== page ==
Brexit continues to dominate our headlines as March 2019 approaches ever faster.

A final deal will be reached by 21stNovember. At least, this was the assurance Dominic Raab gave to MPs in a letter last week.

At the time of writing, we also eagerly await strongly implied positive news from the British and Irish governments about the Irish border issues that have been a stumbling block for Theresa May in avoiding the dreaded No Deal Brexit.

Dare we begin to hope that this is the long-awaited progress we have failed to see come to fruition since negotiations began last summer?

It seems possible that at last we may have an agreement and an exit strategy that will give us further insight into the question, “What will Brexit mean for my business?”    



Impending economic disaster dominates the headlines, but we look at what could really be in store post-Brexit for SMEs




Well, what will Brexit mean for your business?

There are many theories, and economists are relatively united that the economic outlook is a pessimistic one.

You would be forgiven if so much as reading the B word sends you into a cold sweat by now, given the Brexit Armageddon scenarios the British press find so effective. When forming rounded opinion, it is important to explore corporate perspective as well as those of economic forecasters and to understand the resilience of the businesses we are proud to support.  Thankfully, it is unlikely the Brexit implications for SMEs  will be as disastrous as some models like to indicate.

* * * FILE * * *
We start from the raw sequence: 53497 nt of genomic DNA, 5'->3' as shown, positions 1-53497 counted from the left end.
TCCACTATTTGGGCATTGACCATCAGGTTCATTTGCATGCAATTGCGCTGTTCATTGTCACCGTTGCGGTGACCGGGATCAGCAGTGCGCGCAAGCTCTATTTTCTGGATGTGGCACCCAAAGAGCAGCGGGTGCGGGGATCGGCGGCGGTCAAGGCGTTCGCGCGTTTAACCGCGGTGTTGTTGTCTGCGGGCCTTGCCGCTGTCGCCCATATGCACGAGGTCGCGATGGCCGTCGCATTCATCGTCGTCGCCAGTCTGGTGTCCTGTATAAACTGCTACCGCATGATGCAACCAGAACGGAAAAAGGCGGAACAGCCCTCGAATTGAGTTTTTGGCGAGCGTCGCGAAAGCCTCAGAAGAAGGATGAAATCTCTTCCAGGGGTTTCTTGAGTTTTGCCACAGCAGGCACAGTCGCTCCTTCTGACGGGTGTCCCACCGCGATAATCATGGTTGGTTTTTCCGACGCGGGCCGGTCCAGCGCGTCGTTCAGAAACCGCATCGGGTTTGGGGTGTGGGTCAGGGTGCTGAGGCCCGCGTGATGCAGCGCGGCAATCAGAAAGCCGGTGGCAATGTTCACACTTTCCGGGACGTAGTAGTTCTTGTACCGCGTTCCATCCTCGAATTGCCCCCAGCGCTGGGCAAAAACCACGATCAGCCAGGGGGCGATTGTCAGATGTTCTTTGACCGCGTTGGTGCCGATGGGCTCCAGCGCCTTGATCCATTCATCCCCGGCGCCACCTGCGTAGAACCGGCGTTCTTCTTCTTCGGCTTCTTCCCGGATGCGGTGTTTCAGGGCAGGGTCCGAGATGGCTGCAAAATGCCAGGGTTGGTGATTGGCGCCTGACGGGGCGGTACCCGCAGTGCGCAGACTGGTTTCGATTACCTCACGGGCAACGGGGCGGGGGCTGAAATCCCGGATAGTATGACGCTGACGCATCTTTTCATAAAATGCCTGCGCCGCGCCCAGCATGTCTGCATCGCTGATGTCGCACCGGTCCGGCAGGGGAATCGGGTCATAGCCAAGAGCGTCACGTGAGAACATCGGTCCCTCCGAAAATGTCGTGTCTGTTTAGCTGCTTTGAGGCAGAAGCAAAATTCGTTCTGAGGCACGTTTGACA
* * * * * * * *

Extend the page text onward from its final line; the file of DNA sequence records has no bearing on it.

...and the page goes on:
Optimism for the post-Brexit Business Landscape

OCO Global, a specialist trade and investment advisory firm, carried out a survey of more than 1,000 UK SMEs. The results of their SME Brexit Survey 2018 were launched in August 2018, and were a mixed bag.

Perhaps most surprisingly, of those surveyed more have already felt a positive impact on their business since the EU referendum than negative: 32% of SMEs reported improvements since 2016, with only 24% reporting a negative impact.

More than a third of surveyed business owners said they have attracted new business since the vote, with a similar number reporting increased sales with existing clients. These sentiments were especially true for businesses that currently export, with 43% of such respondents reporting a positive impact since the referendum.

SMEs report feeling more optimistic than larger companies. 46% of smaller organisations versus 30% of larger organisations felt positive about leaving the EU, largely down to the fact that Brexit will be disruptive to the existing trade of larger organisations. This disruption should provide opportunities for smaller businesses to increase their marketshare, providing they have the financial wherewithal to respond to the changing tides.

There is also hope that a reduction in red tape will provide opportunities for smaller businesses to seize export opportunities that have previously been unavailable and expand into new markets.

All in all, the results provide some refreshing positivity and a hopeful outlook that makes for comforting reading as anxieties build ahead of the March 2019 exit date.

Will there be negative Brexit implications for SMEs?